Elections 2022Local NewsLiberty County Election Decided by 5 Votes Annulled After Court Finds 22 Instances of Wrongfully Cast Ballots

Multiple voters testified they cast ballots in a local race when they should have been in another precinct after redistricting.
May 2, 2022

A Liberty County commissioners race has been voided after at least 22 voters were found to have errantly cast ballots in the wrong precinct. 

The GOP primary for the Precinct 4 commissioner position was decided by five votes on March 1 in the two-way race.

Incumbent Leon Wilson, who found himself on the winning end of the minuscule margin, must face challenger Craig McNair, a former Liberty County judge, again on May 24 because of the irregularities found in the hearing’s discovery.

“Because the Court finds that it cannot ascertain the true outcome of this particular race, Section 221.012 of the Texas Election Code requires this Court to declare this specific election to be void,” reads the April 22 order from Judge Michael Mayes in the 253rd District Court for the State of Texas.

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“Contestant showed by clear and convincing evidence that more than five voters who vote[d] in this race were not eligible to vote in this race because their residence is outside the boundaries of Commissioner Precinct 4.”

To eliminate any potential conflict of interest by local judges, Mayes was brought in to hear the case from Montgomery County.

The issue stems from redistricting, which saw the commission precinct lines redrawn.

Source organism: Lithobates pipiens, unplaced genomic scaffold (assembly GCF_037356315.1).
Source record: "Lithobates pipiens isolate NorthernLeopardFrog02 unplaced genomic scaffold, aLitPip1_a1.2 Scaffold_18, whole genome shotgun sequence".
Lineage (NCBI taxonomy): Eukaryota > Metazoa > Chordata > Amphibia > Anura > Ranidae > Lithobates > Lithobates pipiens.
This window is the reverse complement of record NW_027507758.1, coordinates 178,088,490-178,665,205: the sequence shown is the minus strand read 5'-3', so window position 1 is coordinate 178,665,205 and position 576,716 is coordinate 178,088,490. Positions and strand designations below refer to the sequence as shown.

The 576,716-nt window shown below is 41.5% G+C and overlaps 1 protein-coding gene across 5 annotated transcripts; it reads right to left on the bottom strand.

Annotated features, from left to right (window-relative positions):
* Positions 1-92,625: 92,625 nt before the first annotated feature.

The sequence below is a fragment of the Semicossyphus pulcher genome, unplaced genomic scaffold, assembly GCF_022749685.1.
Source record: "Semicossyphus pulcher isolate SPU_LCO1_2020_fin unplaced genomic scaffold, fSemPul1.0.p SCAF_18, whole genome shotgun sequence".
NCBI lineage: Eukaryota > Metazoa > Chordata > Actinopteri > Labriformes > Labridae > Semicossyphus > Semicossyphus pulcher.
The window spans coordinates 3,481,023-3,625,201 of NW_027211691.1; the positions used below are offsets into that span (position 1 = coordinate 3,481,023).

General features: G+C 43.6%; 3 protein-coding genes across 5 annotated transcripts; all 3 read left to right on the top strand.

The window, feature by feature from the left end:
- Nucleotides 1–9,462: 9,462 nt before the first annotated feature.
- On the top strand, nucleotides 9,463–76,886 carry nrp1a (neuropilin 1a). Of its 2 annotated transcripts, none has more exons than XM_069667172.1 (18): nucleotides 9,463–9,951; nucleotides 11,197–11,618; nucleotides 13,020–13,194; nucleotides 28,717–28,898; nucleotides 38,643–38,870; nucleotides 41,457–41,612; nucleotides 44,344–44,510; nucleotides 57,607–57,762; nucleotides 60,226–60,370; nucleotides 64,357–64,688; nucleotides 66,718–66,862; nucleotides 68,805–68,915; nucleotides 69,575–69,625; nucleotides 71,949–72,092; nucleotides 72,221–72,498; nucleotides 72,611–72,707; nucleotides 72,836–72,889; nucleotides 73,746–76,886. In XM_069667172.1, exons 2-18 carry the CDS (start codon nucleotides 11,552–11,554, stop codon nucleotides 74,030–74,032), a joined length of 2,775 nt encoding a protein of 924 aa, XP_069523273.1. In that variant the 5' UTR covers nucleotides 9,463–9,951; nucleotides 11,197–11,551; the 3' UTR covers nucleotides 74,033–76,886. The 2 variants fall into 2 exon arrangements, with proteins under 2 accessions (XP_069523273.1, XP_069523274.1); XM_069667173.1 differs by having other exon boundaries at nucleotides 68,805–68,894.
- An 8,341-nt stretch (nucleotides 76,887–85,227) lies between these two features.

McNair’s petition was filed on March 28, three days after state election law’s allotted 15 days after results are finalized to contest an election. Wilson motioned for the court to dismiss the appeal on those grounds, a request not accorded by the visiting judge because certain requirements for starting that 15-day clock were not met by the county.

Thirty-five voters were subpoenaed in the case, 22 of which testified they voted in Precinct 4 when they were drawn outside the district.

Lee Chambers — the Liberty County clerk — said the issue was a confluence of difficult circumstances that caused mistakes.

The delay of the 2020 Census caused a tighter-than-expected window for all jurisdictions in Texas to redraw their lines based on new population numbers. The Houston exurb’s population grew 21 percent. This caused the two precincts encompassing Cleveland and Dayton to shrink geographically and the two districts on the county’s east side to enlarge in the new maps.

Additionally, the secretary of state’s voter registration system, according to Chambers, is complicated and error-prone — something that Chambers said caused issues across the state. She added that the state is currently replacing it with a more efficient and user-friendly system.

And yet another curveball was thrown at the Liberty County elections department when its chief voter registrar became severely ill, removing her expertise on the system from the situation.

Human error accentuated by a condensed timeline and a thin-margined result shrouded the contest with enough uncertainty that it required a redo.

Currently, the elections administration office is combing through all voter files in Precinct 4 to ensure each is in the correct post-redistricting precinct for the runoff.

“I think the judge was right to order a do-over,” Chambers said. “These are people, and it’s human beings running this — mistakes happen.”

Klint Bush, the county’s elections administrator, told The Texan, “The voter roll is never perfect, and it will never be perfect — that’s why we have provisional ballots and the early vote board, to fill these holes where they appear.”